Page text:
It was another one of those nights. You dreamt you were going back to school, and not only were you supposed to take an exam you hadn’t studied for, you also couldn’t find your clothes. So now you’re thinking, why am I having anxiety dreams?
In short, they bring our attention to things we’ve been trying to ignore, they help us resolve past issues and plan for future ones, and they highlight our need for self-acceptance.
Increasing research supports Carl Jung’s idea that dreams contribute to our well-being by compensating unbalanced conscious positions. Unhealthy attitudes and perspectives can be shifted by the experience of dreams.
Anxiety dreams, particularly those about examinations, performances, and being seen naked in public, may seem like they’re just a nuisance. But take a little more time with them, look a little closer, and they may reveal a deeper process in which you’re actually trying to work something through. When we work with this process, we can experience reduced anxiety, and a more adaptive mind set.
Here are three questions to help you get something out of these dreams:
1. Does the anxiety dream bring up something I’ve been trying to ignore?
According to a recent study, when people try to suppress a particular thought before going to sleep, when they try not to think about something that bothers them, that subject is more likely to surface in their dreams, and those dreams tend to be more distressed.(1)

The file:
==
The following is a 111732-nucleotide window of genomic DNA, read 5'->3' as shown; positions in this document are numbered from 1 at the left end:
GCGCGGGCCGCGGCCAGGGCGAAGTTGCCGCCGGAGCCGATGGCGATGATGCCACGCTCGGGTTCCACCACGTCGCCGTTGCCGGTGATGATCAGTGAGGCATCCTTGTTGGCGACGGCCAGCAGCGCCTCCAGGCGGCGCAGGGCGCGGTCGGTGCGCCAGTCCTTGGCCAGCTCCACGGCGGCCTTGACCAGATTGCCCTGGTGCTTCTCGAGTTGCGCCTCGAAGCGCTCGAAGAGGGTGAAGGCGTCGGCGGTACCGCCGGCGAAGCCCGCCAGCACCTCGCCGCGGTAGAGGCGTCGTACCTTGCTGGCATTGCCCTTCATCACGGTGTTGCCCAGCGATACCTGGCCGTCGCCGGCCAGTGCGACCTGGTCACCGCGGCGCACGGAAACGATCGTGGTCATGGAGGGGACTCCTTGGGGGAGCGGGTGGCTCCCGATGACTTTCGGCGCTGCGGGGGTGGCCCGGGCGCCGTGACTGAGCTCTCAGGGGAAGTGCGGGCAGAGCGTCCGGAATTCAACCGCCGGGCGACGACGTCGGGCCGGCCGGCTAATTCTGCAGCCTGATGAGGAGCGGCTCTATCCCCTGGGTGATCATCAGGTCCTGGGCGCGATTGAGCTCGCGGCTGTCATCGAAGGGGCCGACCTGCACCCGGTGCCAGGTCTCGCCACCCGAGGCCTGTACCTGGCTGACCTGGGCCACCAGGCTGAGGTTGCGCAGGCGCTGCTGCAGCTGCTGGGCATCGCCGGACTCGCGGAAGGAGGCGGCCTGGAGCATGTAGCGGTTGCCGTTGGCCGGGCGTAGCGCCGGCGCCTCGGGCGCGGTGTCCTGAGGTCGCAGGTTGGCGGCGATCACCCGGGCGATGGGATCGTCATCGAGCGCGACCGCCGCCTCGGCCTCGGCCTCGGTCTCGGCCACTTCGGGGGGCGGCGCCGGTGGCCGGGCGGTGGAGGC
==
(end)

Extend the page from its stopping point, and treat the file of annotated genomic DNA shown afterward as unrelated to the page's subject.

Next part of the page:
When we’re dreaming we aren’t able to maintain the same inhibition we do when awake, so some things that we’d rather forget surface when our defenses are down.
For instance, let’s say you’ve been avoiding speaking with your boss about your salary. It’s been a long time since you had a raise, but you fear conflict in general and avoid it whenever you can. Your dream may not specifically show your boss, but it may picture you drawing back from a performance, from going on stage or entering a ring. It dramatically portrays the very thing you’re avoiding–conflict.
It’s time to consider dealing with your avoidance.
2. Is the anxiety dream trying to help me resolve a difficult situation from the past, or prepare for a difficult one in the future?
The trending theory about anxiety is that whatever its original cause, it persists only when we avoid the situation we fear. So the remedy is always to face into the fear, to expose ourselves to it gently, and to gradually become more comfortable with the situation and the fear itself.
Anxiety dreams may be our unconscious way of trying to expose ourselves to a fear so that it disturbs us less.
For instance, according to a study published in the journal Consciousness and Cognition, students that dreamt about their medical school entrance exam the night before the test actually did better than those that did not. The authors concluded that “the negative anticipation of a stressful event in dreams is common and that this episodic simulation provides a cognitive gain.”(2)
Further, according to increasing evidence for the Threat Simulation Theory of dreams, dreams serve a biological purpose in that they repeatedly simulate threatening events, and in doing do they “rehearse the cognitive mechanisms required for efficient threat perception and threat avoidance, leading to increased probability of reproductive success during human evolution.” (3)